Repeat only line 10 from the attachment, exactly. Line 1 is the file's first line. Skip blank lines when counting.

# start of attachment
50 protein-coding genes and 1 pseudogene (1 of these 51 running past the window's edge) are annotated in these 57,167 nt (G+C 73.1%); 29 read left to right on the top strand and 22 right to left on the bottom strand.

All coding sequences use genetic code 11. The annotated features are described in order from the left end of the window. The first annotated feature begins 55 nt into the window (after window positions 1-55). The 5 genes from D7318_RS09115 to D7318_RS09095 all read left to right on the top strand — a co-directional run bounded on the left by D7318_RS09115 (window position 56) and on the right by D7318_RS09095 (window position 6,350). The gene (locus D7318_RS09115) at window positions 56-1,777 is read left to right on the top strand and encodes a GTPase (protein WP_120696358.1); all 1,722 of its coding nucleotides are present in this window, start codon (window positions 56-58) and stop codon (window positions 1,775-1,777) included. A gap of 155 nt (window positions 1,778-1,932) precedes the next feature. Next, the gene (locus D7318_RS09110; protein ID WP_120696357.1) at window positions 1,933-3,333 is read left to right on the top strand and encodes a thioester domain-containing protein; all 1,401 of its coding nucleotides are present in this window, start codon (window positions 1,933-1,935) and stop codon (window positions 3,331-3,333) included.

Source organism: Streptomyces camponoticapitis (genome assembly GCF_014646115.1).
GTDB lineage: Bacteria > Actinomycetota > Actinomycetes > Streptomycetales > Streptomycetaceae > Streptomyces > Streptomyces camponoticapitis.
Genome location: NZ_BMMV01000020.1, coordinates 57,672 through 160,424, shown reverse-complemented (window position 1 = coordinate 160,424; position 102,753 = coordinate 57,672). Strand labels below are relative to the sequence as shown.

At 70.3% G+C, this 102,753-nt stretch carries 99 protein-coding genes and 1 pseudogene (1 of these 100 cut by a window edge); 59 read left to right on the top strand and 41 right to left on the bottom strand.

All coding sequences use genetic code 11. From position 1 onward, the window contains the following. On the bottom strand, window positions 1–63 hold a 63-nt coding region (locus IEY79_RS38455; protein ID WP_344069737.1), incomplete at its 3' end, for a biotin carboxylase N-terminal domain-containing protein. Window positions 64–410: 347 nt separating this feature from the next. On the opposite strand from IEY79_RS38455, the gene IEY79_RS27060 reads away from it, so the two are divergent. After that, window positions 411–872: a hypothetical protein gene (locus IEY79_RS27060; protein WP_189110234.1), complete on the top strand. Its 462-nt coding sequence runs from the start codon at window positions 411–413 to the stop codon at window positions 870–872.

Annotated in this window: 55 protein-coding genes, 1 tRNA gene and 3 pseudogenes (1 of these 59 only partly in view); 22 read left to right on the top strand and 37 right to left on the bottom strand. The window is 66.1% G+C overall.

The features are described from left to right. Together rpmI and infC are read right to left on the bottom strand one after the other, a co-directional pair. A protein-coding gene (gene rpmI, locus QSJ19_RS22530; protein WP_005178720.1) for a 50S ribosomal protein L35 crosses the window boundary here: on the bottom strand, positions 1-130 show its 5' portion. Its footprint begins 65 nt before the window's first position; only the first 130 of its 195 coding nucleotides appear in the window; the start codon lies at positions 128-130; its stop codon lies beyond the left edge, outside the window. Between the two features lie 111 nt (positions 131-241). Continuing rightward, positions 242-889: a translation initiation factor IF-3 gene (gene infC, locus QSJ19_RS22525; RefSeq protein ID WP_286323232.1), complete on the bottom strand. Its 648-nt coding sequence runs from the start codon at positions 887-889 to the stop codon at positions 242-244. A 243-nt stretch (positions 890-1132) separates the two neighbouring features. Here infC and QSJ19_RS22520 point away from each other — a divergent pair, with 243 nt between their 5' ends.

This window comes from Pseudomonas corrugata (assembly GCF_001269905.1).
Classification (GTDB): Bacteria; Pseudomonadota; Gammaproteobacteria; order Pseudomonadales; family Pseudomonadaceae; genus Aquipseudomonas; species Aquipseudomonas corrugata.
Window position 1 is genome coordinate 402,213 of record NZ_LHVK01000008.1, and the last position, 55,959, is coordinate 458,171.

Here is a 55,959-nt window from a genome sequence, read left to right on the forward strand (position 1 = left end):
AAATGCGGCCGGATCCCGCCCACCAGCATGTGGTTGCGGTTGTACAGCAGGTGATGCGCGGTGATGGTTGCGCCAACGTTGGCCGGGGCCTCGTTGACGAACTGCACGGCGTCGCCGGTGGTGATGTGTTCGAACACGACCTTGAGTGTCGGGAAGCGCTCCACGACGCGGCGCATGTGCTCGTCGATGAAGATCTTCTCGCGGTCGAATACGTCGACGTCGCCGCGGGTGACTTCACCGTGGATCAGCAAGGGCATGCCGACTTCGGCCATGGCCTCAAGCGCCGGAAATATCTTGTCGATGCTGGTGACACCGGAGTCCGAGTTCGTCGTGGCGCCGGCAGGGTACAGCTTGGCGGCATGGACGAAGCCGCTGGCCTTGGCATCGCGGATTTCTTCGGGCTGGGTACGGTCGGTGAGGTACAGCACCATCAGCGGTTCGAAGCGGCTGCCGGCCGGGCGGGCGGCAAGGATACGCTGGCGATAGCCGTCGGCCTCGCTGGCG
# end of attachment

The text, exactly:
This window comes from Pseudomonas corrugata (assembly GCF_001269905.1).